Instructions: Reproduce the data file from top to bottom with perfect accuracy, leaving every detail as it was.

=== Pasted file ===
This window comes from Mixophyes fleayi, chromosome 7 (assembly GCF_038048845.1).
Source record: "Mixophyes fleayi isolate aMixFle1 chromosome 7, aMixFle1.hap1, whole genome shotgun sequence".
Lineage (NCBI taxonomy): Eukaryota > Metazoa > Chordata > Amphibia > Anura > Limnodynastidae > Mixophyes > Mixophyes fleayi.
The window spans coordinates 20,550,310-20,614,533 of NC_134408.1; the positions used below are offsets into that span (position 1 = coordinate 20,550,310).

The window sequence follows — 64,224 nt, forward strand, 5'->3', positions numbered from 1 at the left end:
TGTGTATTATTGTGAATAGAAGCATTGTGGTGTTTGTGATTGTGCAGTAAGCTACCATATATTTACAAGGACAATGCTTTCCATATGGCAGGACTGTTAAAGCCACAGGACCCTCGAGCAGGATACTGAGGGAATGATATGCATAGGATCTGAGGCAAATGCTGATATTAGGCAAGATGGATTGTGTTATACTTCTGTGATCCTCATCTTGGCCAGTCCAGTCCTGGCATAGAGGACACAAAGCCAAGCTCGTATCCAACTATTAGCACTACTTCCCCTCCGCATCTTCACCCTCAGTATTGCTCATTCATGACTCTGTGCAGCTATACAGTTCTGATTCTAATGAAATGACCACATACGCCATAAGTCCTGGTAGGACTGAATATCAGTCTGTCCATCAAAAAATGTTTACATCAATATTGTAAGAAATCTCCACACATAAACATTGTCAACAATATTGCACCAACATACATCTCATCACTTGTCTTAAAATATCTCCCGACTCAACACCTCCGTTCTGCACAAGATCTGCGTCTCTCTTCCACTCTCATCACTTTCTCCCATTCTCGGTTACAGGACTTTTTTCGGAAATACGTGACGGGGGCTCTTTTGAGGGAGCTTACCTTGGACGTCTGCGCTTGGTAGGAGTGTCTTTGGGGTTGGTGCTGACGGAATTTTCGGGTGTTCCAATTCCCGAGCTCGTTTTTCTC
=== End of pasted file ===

This window comes from Mixophyes fleayi, chromosome 7 (assembly GCF_038048845.1).
Source record: "Mixophyes fleayi isolate aMixFle1 chromosome 7, aMixFle1.hap1, whole genome shotgun sequence".
Lineage (NCBI taxonomy): Eukaryota > Metazoa > Chordata > Amphibia > Anura > Limnodynastidae > Mixophyes > Mixophyes fleayi.
The window spans coordinates 20,550,310-20,614,533 of NC_134408.1; the positions used below are offsets into that span (position 1 = coordinate 20,550,310).

The window sequence follows — 64,224 nt, forward strand, 5'->3', positions numbered from 1 at the left end:
TGTGTATTATTGTGAATAGAAGCATTGTGGTGTTTGTGATTGTGCAGTAAGCTACCATATATTTACAAGGACAATGCTTTCCATATGGCAGGACTGTTAAAGCCACAGGACCCTCGAGCAGGATACTGAGGGAATGATATGCATAGGATCTGAGGCAAATGCTGATATTAGGCAAGATGGATTGTGTTATACTTCTGTGATCCTCATCTTGGCCAGTCCAGTCCTGGCATAGAGGACACAAAGCCAAGCTCGTATCCAACTATTAGCACTACTTCCCCTCCGCATCTTCACCCTCAGTATTGCTCATTCATGACTCTGTGCAGCTATACAGTTCTGATTCTAATGAAATGACCACATACGCCATAAGTCCTGGTAGGACTGAATATCAGTCTGTCCATCAAAAAATGTTTACATCAATATTGTAAGAAATCTCCACACATAAACATTGTCAACAATATTGCACCAACATACATCTCATCACTTGTCTTAAAATATCTCCCGACTCAACACCTCCGTTCTGCACAAGATCTGCGTCTCTCTTCCACTCTCATCACTTTCTCCCATTCTCGGTTACAGGACTTTTTTCGGAAATACGTGACGGGGGCTCTTTTGAGGGAGCTTACCTTGGACGTCTGCGCTTGGTAGGAGTGTCTTTGGGGTTGGTGCTGACGGAATTTTCGGGTGTTCCAATTCCCGAGCTCGTTTTTCTC